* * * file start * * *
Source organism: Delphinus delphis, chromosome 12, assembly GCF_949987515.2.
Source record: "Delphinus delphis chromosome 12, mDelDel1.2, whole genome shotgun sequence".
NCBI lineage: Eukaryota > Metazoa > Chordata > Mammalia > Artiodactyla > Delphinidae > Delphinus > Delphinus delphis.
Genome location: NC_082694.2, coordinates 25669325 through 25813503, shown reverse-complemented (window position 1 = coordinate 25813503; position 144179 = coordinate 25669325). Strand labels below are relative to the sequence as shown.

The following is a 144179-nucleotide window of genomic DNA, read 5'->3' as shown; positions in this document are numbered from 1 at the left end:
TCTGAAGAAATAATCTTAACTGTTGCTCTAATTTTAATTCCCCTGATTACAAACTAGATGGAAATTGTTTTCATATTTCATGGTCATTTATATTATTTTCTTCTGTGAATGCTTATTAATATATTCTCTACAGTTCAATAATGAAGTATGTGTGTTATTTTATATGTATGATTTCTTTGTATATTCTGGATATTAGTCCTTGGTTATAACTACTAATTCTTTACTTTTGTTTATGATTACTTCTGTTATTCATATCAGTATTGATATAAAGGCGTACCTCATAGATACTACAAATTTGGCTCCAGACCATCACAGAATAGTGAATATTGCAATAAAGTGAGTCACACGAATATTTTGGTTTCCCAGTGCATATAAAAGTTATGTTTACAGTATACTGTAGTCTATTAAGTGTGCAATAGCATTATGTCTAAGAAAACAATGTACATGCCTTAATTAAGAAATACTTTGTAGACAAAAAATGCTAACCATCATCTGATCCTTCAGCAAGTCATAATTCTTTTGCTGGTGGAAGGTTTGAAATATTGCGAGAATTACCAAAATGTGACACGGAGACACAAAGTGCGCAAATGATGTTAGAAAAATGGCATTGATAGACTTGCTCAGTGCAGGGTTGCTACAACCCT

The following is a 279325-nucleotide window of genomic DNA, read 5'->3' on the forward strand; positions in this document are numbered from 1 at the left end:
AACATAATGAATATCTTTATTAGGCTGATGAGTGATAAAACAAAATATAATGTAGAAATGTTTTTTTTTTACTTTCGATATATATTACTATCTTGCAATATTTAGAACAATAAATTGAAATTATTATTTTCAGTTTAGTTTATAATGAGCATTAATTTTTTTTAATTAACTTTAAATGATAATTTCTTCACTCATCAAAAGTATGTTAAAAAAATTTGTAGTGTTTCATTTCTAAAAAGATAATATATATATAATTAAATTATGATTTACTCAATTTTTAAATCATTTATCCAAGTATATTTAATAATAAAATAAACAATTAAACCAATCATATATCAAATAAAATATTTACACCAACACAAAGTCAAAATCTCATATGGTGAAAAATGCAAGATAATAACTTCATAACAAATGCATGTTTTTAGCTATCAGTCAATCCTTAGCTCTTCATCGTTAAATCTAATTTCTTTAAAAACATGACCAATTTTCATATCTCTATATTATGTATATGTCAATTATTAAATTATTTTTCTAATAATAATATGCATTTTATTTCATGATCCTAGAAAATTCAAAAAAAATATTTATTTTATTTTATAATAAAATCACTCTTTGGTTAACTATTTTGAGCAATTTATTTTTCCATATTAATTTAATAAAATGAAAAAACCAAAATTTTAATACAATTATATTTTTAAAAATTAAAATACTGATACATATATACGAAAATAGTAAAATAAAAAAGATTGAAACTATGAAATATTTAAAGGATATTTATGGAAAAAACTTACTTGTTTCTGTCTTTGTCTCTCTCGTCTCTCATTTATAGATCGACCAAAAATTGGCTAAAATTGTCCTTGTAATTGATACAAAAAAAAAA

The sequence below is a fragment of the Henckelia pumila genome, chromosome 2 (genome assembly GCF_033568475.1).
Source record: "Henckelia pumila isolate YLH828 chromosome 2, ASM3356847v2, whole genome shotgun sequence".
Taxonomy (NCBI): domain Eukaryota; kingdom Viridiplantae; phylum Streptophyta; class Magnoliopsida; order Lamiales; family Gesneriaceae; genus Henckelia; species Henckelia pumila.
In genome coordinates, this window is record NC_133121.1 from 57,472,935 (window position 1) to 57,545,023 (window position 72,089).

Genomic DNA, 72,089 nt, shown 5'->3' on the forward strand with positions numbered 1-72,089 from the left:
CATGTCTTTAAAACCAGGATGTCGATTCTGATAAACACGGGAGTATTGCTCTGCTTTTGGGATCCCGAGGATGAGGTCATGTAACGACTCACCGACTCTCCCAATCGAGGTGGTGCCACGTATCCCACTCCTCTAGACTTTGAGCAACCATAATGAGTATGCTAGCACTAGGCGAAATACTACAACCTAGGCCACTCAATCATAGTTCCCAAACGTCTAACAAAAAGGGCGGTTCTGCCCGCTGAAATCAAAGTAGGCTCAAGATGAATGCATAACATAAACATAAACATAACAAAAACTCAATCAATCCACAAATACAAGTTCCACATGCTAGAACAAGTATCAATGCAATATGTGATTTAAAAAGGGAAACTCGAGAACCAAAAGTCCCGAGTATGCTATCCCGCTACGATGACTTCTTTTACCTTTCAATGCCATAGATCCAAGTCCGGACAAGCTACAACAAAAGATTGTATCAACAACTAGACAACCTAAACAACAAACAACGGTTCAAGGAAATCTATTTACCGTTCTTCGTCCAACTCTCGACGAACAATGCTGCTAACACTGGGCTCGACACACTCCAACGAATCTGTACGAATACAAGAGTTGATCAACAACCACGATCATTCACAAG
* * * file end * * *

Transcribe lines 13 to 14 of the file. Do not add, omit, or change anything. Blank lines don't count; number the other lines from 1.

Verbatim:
Genomic DNA, 72,089 nt, shown 5'->3' on the forward strand with positions numbered 1-72,089 from the left:
CATGTCTTTAAAACCAGGATGTCGATTCTGATAAACACGGGAGTATTGCTCTGCTTTTGGGATCCCGAGGATGAGGTCATGTAACGACTCACCGACTCTCCCAATCGAGGTGGTGCCACGTATCCCACTCCTCTAGACTTTGAGCAACCATAATGAGTATGCTAGCACTAGGCGAAATACTACAACCTAGGCCACTCAATCATAGTTCCCAAACGTCTAACAAAAAGGGCGGTTCTGCCCGCTGAAATCAAAGTAGGCTCAAGATGAATGCATAACATAAACATAAACATAACAAAAACTCAATCAATCCACAAATACAAGTTCCACATGCTAGAACAAGTATCAATGCAATATGTGATTTAAAAAGGGAAACTCGAGAACCAAAAGTCCCGAGTATGCTATCCCGCTACGATGACTTCTTTTACCTTTCAATGCCATAGATCCAAGTCCGGACAAGCTACAACAAAAGATTGTATCAACAACTAGACAACCTAAACAACAAACAACGGTTCAAGGAAATCTATTTACCGTTCTTCGTCCAACTCTCGACGAACAATGCTGCTAACACTGGGCTCGACACACTCCAACGAATCTGTACGAATACAAGAGTTGATCAACAACCACGATCATTCACAAG